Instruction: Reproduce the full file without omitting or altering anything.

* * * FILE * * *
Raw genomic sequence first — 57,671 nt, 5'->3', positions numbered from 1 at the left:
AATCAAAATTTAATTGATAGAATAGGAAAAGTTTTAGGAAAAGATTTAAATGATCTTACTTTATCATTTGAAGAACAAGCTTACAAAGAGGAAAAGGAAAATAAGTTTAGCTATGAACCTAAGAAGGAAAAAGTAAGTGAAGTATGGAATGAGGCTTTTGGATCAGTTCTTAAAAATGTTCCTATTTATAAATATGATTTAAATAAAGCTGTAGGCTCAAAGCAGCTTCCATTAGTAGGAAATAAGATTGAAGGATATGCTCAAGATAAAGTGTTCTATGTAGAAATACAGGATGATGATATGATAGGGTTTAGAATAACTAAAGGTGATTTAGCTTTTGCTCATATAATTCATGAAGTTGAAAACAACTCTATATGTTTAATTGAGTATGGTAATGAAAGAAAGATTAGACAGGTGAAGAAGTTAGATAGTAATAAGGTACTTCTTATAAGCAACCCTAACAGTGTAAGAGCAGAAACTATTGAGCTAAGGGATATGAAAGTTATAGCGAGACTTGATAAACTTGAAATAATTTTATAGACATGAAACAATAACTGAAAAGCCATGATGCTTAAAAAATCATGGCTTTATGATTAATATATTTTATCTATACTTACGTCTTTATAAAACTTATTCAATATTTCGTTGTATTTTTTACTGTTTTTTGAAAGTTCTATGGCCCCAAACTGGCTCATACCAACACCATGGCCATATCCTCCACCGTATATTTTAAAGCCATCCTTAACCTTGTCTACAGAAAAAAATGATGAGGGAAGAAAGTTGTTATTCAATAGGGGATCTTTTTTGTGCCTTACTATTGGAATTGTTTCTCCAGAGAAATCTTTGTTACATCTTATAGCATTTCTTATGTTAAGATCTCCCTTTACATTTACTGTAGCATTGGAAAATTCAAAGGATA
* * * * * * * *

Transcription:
Raw genomic sequence first — 57,671 nt, 5'->3', positions numbered from 1 at the left:
AATCAAAATTTAATTGATAGAATAGGAAAAGTTTTAGGAAAAGATTTAAATGATCTTACTTTATCATTTGAAGAACAAGCTTACAAAGAGGAAAAGGAAAATAAGTTTAGCTATGAACCTAAGAAGGAAAAAGTAAGTGAAGTATGGAATGAGGCTTTTGGATCAGTTCTTAAAAATGTTCCTATTTATAAATATGATTTAAATAAAGCTGTAGGCTCAAAGCAGCTTCCATTAGTAGGAAATAAGATTGAAGGATATGCTCAAGATAAAGTGTTCTATGTAGAAATACAGGATGATGATATGATAGGGTTTAGAATAACTAAAGGTGATTTAGCTTTTGCTCATATAATTCATGAAGTTGAAAACAACTCTATATGTTTAATTGAGTATGGTAATGAAAGAAAGATTAGACAGGTGAAGAAGTTAGATAGTAATAAGGTACTTCTTATAAGCAACCCTAACAGTGTAAGAGCAGAAACTATTGAGCTAAGGGATATGAAAGTTATAGCGAGACTTGATAAACTTGAAATAATTTTATAGACATGAAACAATAACTGAAAAGCCATGATGCTTAAAAAATCATGGCTTTATGATTAATATATTTTATCTATACTTACGTCTTTATAAAACTTATTCAATATTTCGTTGTATTTTTTACTGTTTTTTGAAAGTTCTATGGCCCCAAACTGGCTCATACCAACACCATGGCCATATCCTCCACCGTATATTTTAAAGCCATCCTTAACCTTGTCTACAGAAAAAAATGATGAGGGAAGAAAGTTGTTATTCAATAGGGGATCTTTTTTGTGCCTTACTATTGGAATTGTTTCTCCAGAGAAATCTTTGTTACATCTTATAGCATTTCTTATGTTAAGATCTCCCTTTACATTTACTGTAGCATTGGAAAATTCAAAGGATA